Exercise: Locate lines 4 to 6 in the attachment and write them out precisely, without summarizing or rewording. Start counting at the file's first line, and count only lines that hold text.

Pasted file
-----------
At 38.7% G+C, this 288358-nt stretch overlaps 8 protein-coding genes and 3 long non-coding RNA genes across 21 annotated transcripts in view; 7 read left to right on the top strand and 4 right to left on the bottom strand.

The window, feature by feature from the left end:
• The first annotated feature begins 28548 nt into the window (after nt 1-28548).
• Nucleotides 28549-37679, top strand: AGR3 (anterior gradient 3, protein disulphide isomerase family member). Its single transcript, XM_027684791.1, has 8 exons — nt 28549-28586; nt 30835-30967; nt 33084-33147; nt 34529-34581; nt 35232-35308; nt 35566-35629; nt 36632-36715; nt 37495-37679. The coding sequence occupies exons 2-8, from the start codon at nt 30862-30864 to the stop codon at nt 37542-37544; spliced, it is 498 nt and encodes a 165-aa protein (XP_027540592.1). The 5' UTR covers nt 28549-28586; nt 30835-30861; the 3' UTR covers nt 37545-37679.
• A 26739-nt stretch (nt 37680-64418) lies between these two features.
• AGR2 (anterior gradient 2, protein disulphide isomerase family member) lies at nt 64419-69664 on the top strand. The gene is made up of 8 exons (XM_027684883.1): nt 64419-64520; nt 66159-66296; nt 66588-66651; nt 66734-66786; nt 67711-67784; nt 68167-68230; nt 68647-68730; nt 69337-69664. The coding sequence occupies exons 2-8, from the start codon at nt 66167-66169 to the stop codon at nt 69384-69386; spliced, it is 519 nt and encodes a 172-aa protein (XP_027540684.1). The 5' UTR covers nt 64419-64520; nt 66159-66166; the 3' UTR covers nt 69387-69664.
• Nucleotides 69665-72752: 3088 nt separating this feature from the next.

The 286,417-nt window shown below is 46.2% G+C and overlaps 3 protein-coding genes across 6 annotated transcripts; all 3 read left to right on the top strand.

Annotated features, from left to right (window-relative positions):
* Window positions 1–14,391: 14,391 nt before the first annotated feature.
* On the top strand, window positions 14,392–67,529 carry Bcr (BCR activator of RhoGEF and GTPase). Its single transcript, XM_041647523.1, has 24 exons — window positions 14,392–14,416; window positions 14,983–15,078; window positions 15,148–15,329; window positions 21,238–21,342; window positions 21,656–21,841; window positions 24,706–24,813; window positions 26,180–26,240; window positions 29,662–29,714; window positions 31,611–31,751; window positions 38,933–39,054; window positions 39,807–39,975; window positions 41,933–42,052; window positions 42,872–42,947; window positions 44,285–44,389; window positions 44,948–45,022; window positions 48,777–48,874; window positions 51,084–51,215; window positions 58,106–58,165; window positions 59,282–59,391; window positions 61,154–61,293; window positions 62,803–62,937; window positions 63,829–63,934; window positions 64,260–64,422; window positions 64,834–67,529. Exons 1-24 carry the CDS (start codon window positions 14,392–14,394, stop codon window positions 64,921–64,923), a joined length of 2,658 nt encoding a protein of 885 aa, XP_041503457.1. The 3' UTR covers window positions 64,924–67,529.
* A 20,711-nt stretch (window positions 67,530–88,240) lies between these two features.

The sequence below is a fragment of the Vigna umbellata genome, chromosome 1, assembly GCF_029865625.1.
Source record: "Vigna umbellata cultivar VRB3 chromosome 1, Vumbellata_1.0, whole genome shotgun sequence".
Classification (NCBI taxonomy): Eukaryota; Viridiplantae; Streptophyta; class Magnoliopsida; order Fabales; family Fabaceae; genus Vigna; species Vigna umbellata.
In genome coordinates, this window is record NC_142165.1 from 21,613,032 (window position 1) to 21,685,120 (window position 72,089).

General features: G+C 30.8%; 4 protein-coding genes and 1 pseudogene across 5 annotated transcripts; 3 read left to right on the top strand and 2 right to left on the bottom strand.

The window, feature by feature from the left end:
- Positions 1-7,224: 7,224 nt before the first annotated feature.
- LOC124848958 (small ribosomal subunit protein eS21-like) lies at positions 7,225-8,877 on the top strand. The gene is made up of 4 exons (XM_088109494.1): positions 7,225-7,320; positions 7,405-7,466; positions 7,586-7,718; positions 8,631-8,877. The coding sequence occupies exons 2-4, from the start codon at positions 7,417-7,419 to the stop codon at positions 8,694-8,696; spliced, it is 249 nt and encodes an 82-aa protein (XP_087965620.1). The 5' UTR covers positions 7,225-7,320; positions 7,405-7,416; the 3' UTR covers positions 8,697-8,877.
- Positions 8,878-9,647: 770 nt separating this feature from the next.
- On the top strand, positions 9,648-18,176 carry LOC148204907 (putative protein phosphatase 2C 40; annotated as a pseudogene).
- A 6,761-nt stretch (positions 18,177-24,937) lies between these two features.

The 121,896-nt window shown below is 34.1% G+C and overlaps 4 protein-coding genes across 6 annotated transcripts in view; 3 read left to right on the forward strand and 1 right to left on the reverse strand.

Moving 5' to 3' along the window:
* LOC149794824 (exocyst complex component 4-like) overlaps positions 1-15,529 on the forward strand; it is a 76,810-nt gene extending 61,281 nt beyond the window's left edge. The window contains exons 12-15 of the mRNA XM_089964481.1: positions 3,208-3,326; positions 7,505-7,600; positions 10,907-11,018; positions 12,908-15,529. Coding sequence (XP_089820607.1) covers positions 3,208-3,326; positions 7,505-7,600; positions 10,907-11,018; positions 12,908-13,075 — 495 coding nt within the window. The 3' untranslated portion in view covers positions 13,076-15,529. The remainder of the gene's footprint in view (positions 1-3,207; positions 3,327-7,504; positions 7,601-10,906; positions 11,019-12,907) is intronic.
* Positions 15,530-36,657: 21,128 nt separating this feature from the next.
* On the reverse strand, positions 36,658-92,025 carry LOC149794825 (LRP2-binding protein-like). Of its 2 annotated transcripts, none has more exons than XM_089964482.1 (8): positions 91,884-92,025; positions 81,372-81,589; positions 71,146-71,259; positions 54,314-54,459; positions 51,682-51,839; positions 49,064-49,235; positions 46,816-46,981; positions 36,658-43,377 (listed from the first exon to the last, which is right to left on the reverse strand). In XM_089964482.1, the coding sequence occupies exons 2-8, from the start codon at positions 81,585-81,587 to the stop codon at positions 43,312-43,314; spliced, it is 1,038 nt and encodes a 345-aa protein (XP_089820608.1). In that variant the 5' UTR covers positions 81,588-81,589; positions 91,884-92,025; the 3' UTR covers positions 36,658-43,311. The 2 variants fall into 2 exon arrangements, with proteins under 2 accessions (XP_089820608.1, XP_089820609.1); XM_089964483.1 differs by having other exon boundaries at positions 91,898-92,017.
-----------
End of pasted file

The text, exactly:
• Nucleotides 28549-37679, top strand: AGR3 (anterior gradient 3, protein disulphide isomerase family member). Its single transcript, XM_027684791.1, has 8 exons — nt 28549-28586; nt 30835-30967; nt 33084-33147; nt 34529-34581; nt 35232-35308; nt 35566-35629; nt 36632-36715; nt 37495-37679. The coding sequence occupies exons 2-8, from the start codon at nt 30862-30864 to the stop codon at nt 37542-37544; spliced, it is 498 nt and encodes a 165-aa protein (XP_027540592.1). The 5' UTR covers nt 28549-28586; nt 30835-30861; the 3' UTR covers nt 37545-37679.
• A 26739-nt stretch (nt 37680-64418) lies between these two features.
• AGR2 (anterior gradient 2, protein disulphide isomerase family member) lies at nt 64419-69664 on the top strand. The gene is made up of 8 exons (XM_027684883.1): nt 64419-64520; nt 66159-66296; nt 66588-66651; nt 66734-66786; nt 67711-67784; nt 68167-68230; nt 68647-68730; nt 69337-69664. The coding sequence occupies exons 2-8, from the start codon at nt 66167-66169 to the stop codon at nt 69384-69386; spliced, it is 519 nt and encodes a 172-aa protein (XP_027540684.1). The 5' UTR covers nt 64419-64520; nt 66159-66166; the 3' UTR covers nt 69387-69664.